Following a hearing on September 3, the court concluded that it was bound by the decision regarding the Landmark Bank and Southern Bell Telephone Company summonses and granted La Mura's petition to quash. The government now appeals the district courts' June 3 and September 3 orders, seeking review of the summonses issued to the Landmark Bank and the eight other financial institutions.4 We have consolidated these appeals5 and, because the issues they present are identical, we treat them as one.
Section 7602 of the Internal Revenue Code, 26 U.S.C. Sec. 7602 (1982), provides that the Secretary of the Treasury, or the IRS as his designee,6 may "examine any books, papers, records, or other data which may be relevant or material to ..." ascertaining the correctness of any return and may issue summonses to those in "possession, custody, or care" thereof to appear and produce them to the IRS.7 The IRS' power to investigate under section 7602 has been described as "broad" and "expansive." United States v. Arthur Young & Co., --- U.S. ----, 104 S.Ct. 1495, 1502, 79 L.Ed.2d 826 (1984); United States v. Euge, 444 U.S. 707, 715 n. 9, 100 S.Ct. 874, 880 n. 9, 63 L.Ed.2d 141 (1980); United States v. Gottlieb, 712 F.2d 1363 (11th Cir.1983). The courts have been hesitant to curtail the IRS' investigative power. As the Supreme Court explained in United States v. Bisceglia, 420 U.S. 141, 145-46, 95 S.Ct. 915, 918-19, 43 L.Ed.2d 88 (1975),
the Government depends upon the good faith and integrity of each potential taxpayer to disclose honestly all information relevant to tax liability. Nonetheless, it would be naive to ignore the reality that some persons attempt to outwit the system, and tax evaders are not readily identifiable. Thus, Sec. 7601 gives the Internal Revenue Service a broad mandate to investigate and audit "persons who may be liable" for taxes and Sec. 7602 provides the power to "examine any books, papers, records, or other data which may be relevant ... [and to summon] any person having possession ... of books of account ... relevant or material to such inquiry...." The purpose of the statutes is not to accuse, but to inquire. Although such investigations unquestionably involve some invasion of privacy, they are essential to our self-reporting system, and the alternatives could well involve far less agreeable invasions of house, business, and records.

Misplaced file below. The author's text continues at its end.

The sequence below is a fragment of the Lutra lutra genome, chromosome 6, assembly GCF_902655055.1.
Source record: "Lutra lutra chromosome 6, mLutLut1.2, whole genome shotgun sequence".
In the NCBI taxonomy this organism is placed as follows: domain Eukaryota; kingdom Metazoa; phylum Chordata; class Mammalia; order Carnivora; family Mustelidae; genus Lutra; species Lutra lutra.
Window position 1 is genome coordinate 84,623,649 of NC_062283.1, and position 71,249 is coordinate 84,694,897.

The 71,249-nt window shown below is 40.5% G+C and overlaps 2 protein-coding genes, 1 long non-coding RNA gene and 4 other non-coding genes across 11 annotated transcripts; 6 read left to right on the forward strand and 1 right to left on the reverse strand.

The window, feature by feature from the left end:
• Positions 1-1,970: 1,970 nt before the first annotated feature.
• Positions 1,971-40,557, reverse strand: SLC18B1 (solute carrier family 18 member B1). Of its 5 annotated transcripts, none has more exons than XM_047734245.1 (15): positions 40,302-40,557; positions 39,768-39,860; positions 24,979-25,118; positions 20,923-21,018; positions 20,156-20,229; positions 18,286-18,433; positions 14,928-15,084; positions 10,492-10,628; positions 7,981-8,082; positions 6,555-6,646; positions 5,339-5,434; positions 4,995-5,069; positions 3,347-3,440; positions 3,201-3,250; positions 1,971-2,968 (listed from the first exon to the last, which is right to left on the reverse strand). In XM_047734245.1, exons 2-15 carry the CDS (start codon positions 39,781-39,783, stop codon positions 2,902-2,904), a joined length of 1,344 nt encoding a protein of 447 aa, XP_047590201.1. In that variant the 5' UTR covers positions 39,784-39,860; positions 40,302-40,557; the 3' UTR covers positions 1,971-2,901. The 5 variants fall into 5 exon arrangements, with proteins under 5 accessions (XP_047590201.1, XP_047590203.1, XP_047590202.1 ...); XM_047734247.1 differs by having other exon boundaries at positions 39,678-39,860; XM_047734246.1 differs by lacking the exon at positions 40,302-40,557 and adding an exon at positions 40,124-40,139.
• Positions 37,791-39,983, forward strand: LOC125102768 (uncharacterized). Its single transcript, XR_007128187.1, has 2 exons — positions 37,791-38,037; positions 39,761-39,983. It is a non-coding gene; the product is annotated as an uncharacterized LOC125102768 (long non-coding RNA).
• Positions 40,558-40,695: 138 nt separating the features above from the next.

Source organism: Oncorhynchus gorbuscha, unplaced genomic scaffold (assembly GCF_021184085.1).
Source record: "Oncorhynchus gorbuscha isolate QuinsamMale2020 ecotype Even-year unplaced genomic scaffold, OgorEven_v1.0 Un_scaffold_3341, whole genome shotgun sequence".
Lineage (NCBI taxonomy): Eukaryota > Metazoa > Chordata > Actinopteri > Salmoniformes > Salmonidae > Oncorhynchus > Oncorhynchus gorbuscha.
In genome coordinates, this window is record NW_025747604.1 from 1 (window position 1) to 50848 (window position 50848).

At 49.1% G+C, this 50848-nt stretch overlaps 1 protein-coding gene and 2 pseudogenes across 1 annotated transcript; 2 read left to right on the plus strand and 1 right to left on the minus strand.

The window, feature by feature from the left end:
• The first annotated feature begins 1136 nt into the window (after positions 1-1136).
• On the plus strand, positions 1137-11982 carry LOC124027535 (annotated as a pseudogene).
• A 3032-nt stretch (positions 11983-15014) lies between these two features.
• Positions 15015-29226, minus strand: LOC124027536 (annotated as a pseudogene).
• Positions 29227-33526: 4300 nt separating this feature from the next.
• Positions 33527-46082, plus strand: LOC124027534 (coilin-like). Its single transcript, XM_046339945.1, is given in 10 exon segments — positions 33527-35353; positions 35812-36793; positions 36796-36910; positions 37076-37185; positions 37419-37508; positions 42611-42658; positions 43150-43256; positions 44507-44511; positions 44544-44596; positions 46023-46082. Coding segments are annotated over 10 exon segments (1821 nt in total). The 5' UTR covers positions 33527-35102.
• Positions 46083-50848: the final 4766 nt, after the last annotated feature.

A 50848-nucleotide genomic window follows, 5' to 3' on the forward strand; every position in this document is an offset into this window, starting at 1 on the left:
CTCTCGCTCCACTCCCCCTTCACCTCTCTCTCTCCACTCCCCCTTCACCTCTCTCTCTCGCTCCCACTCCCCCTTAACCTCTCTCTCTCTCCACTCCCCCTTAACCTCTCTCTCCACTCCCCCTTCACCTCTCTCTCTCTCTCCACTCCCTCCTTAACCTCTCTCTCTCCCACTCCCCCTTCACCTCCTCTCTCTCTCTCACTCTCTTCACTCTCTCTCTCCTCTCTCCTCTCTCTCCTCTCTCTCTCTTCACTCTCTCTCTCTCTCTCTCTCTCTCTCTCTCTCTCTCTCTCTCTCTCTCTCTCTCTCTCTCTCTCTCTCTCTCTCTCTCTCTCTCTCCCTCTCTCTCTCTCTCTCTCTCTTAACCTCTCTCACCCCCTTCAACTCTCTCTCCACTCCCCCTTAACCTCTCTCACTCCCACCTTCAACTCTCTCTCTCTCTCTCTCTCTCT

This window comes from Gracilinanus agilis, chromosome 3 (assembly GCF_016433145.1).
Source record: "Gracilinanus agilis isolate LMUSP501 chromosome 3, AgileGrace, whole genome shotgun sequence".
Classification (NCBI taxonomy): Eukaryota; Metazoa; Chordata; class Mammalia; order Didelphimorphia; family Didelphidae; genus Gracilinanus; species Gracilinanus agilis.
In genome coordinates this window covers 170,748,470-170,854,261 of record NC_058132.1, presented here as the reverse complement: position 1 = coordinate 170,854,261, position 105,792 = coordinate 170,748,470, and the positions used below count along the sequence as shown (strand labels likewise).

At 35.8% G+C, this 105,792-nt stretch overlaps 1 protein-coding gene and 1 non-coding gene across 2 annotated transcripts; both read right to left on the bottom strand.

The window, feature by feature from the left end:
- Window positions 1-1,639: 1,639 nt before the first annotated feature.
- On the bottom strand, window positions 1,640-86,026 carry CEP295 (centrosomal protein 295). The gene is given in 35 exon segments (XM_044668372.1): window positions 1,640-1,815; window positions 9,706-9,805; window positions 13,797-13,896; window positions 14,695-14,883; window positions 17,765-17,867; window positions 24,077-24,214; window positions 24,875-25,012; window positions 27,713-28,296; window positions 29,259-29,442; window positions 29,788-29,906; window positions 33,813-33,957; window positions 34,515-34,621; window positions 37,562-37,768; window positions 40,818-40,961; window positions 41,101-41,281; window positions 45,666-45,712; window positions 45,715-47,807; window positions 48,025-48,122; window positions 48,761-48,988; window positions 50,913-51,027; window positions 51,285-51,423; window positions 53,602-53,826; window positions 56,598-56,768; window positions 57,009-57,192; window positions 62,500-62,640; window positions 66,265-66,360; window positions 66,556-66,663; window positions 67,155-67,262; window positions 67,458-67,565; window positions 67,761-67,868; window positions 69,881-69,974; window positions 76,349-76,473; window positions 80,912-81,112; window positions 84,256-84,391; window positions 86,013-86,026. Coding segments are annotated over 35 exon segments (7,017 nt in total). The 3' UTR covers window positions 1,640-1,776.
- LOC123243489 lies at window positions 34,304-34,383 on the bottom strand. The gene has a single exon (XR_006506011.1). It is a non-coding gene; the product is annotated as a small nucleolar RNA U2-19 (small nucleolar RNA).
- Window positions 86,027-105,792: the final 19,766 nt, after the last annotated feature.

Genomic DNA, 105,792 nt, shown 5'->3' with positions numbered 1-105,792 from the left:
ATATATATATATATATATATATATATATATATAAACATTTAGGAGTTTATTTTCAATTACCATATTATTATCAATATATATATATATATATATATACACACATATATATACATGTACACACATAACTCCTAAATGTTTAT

(Emphasis in original.) See also United States v. Wyatt, 637 F.2d 293, 299 (5th Cir.1981) (IRS' powers of investigation should be liberally construed because all the facts are in the taxpayer's hands);8 United States v. Schwartz, 469 F.2d 977 (5th Cir.1972) (IRS' powers of investigation likened to that of grand jury).
The IRS' investigative power is not, however, limitless. To obtain enforcement of a summons, the IRS must demonstrate (1) that the investigation will be conducted pursuant to a legitimate purpose, (2) that the inquiry will be relevant to that purpose, (3) that the information sought is not already in the IRS' possession and, (4) that it has taken the administrative steps necessary to the issuance of a summons. United States v. Powell, 379 U.S. 48, 57-59, 85 S.Ct. 248, 255, 13 L.Ed.2d 112 (1964); United States v. Centennial Builders, Inc., 747 F.2d 678, 680 (11th Cir.1984); Matter of Newton, 718 F.2d 1015, 1019 (11th Cir.1983), cert. denied, --- U.S. ----, 104 S.Ct. 1678, 80 L.Ed.2d 153 (1984). The IRS can satisfy this burden merely by presenting the sworn affidavit of the agent who issued the summons attesting to these facts. Matter of Newton, 718 F.2d at 1019; United States v. Davis, 636 F.2d 1028, 1034 (5th Cir.), cert. denied, 454 U.S. 862, 102 S.Ct. 320, 70 L.Ed.2d 162 (1981). But see United States v. Goldman, 637 F.2d 664 (9th Cir.1980). Thereafter, the burden shifts to the party contesting the summons to disprove one of the four elements of the government's prima facie showing or convince the court that enforcement of the summons would constitute an abuse of the court's process. Powell, 379 U.S. at 58; 85 S.Ct. at 255. Matter of Newton, 718 F.2d at 1018; United States v. Davis, 636 F.2d at 1034. The only Powell elements disputed here are whether the IRS' investigation was conducted pursuant to a legitimate purpose9 and whether the information sought from the La Muras' bank records for the years 1977 through 1983 was relevant to that investigation.